was. Either way, it's only 81 minutes long.
11:00pm John Dies at the End
(Don Coscarelli, USA) Note the director's name. 'Nuff said. Oh, okay, paranormal street drug, ultraterrestrial invasion, Paul Giamatti, yadda yadda yadda.Thursday, 10/18
8:00pm Fuckload of Scotchtape
(Julian Grant, USA) Wasn't this supposed to be an international film festival of some kind? Oh well, America's a nation. This one is from the great state of Chicago, in fact. And it's a "neo-noir musical crime drama," so take that, haters.
11:00pm The ABCs of Death
(Various Artists, Various Places) A.k.a. "Meathooks, Je t'aime." 26 directors do 26 horror shorts, one per letter, on the theme of death. chebutykin
saw this at one of her eight or twelve film fests and liked it well enough, and if it can tweak the refined aesthetic palate of such a jaded connoisseur of the Grand Guignol, I'm sure we'll all have a good time.Friday, 10/19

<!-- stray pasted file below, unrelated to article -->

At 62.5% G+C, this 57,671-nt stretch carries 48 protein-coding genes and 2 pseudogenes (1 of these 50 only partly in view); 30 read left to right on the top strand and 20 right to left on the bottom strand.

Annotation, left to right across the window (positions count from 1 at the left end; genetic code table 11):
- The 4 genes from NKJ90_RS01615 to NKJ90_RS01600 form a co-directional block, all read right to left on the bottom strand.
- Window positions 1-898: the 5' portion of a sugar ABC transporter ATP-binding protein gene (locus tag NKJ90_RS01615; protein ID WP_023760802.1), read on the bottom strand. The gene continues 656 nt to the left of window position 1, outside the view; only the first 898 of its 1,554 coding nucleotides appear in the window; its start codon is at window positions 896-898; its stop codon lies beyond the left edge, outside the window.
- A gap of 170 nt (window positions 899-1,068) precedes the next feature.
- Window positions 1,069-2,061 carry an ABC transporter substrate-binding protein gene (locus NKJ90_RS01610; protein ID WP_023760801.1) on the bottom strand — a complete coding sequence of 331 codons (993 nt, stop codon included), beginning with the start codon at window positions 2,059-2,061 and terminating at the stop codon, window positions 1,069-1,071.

7:00pm Black’s Game
(Oskar Thor Axelsson, Iceland) If you've seen one Icelandic narco-thriller, you've seen them all, but this one will, in fact, be the first one I've seen. And man, check out the knifechete thing
the guy in the still is holding. Tell me you wouldn't go see this movie on that basis alone.
9:45pm Room 237
(Rodney Ascher, USA) A documentary about various wrong-side-of-the-looking-glass interpretations of Kubrick's film The Shining
. In other words, a film that obsessively over-focuses on those who obsessively over-focus on a film about obsessive over-focus made by an obsessively over-focussed film director. I intend to respond to this film with obsessive over-focus. Also, btw, a robin_d_laws